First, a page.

New Street station is right in the centre of Birmingham, but its low level tracks bisect the city over a length of around 1.5km, with little capability to cross from one side to the other. The result is a north-south divide, as Montgomery says: “The north is affluent and well-to-do, but if you look to the south, it is exactly the opposite. That is because the station acts as a break, and there is no natural route through it.”

As well as the geographical changes to the city the new station and particularly it's adjoining Grand Central shopping centre and new John Lewis will add an increased retail and food offer for both residents and visitors.  Shops that are due to open include The White Company, Cath Kidston, L'Occitane, Tapas Revolution, Crepe Affaire, and Foyles Bookstore which is opening only it's second shop outside of London,

John Lewis is a particularly exciting opportunity for the city and the huge 250,000 square foot store will be one of the largest outside London offering over 350,000 products.  John Lewis' click and collect service will benefit from it's location above the station to offer those passing and visiting the chance to collect items easily; it will be a very exciting time for shoppers,  Indeed the addition of John Lewis makes Birmingham the only city outside of London with a John Lewis, Harvey Nichols, Selfridges, Debenhams and House of Fraser.

While work will soon take place away from the media gaze to ensure a surprise for the opening of the concourse and atrium, there will be lots of work visible around the site with the stainless steel cladding still expanding across from John Lewis to engulf the remaining station frontages.

The controversial application to change the cladding on the Navigation Street Bridge,, has also seen a compromise with lighter weighted powder coated aluminium replacing the stainless steel of the original design,  I think this is an exciting compromise and ensures the exterior will be a flowing structure that reflects the movement of the station and surrounds and has a contrasting effect to the shiny reflective stainless steel.

Indicative planning images of the new cladding on the bridge are shown below:

The information eyes will also be installed providing community information, commercial advertising and station messaging.  The Signature Outdoor/Ocean Group was announced as the provider of the eyes in April,, and will face an interesting challenge in the curved spans up to 30m in length and 7 metres in height that will house the eyes.

The south and south east eyes will use the latest custom, full colour LED screen technology consisting of over 1000 modules configured in a module matrix to create the complex curve geometry. The north west corner eye at the Navigation Street entrance will use a transparent LED mesh so natural light can still enter the building.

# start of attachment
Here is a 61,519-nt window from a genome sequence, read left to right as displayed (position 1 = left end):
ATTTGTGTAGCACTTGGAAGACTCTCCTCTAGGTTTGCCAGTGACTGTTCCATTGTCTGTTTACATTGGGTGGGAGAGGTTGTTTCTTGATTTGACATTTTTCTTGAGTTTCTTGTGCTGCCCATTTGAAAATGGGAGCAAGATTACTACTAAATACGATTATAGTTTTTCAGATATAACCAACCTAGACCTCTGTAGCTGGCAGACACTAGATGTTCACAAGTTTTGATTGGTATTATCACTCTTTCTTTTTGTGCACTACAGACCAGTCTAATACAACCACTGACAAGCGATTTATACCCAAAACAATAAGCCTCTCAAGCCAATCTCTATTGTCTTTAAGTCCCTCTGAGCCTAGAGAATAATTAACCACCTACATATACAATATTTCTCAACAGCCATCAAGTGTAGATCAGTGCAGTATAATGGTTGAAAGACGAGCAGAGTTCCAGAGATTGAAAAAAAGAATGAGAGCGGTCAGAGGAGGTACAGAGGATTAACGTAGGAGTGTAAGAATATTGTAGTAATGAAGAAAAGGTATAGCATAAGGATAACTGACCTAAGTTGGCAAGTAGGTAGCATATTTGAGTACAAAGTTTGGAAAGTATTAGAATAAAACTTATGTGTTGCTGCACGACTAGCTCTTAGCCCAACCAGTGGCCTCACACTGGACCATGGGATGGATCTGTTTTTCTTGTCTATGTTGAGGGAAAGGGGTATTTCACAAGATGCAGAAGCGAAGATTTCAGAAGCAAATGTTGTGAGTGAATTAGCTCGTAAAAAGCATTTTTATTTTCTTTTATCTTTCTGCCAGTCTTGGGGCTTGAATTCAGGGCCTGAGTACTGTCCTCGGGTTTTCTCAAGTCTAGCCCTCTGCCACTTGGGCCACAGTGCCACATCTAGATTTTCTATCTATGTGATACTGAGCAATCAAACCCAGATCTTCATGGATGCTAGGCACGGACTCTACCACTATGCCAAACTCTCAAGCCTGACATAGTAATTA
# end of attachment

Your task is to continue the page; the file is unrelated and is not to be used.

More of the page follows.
The following images show how the finished station and Grand Central shopping centre will look, reproduced courtesy of Network Rail.

The pictures below were taken during a tour of the station redevelopment very kindly provided by Network Rail.  As an excitable Brummiephile I can say this will follow the Bullring and Library of Birmingham in transforming the city and I cannot wait for time to fly so that the redevelopment is completed and Birmingham provides a welcome that is befitting of the gorgeous city it is.

This will be the beating transport heart of Birmingham reflecting on it's shiny exterior the city as a living organism while inside creating an internal square that will be both a major social meeting space welcoming visitors but also a launchpad for travelling throughout the UK.  The square compliments Birmingham's patchwork of public square and spaces and will be the welcome mat for both workers and tourists alike. 

Spanish steps looking north to entrance doors.

Spanish steps looking south.

Atrium looking north and to escalators.

Laying the flooring in the atrium concourse and the atrium ceiling.

Atrium concourse looking south.

Atrium concourse looking east towards Bullring

Eastern view towards Bullring, formerly the car park and taxi drop off.

Concourse looking north.

View towards eastern eye.

The former Tesco unit in former Pallasades shopping centre, now Grand Central retail level.

The views of the atrium from the new car park and views of the city.

I am very grateful to Network Rail for their hospitality and kind tour of the station redevelopment.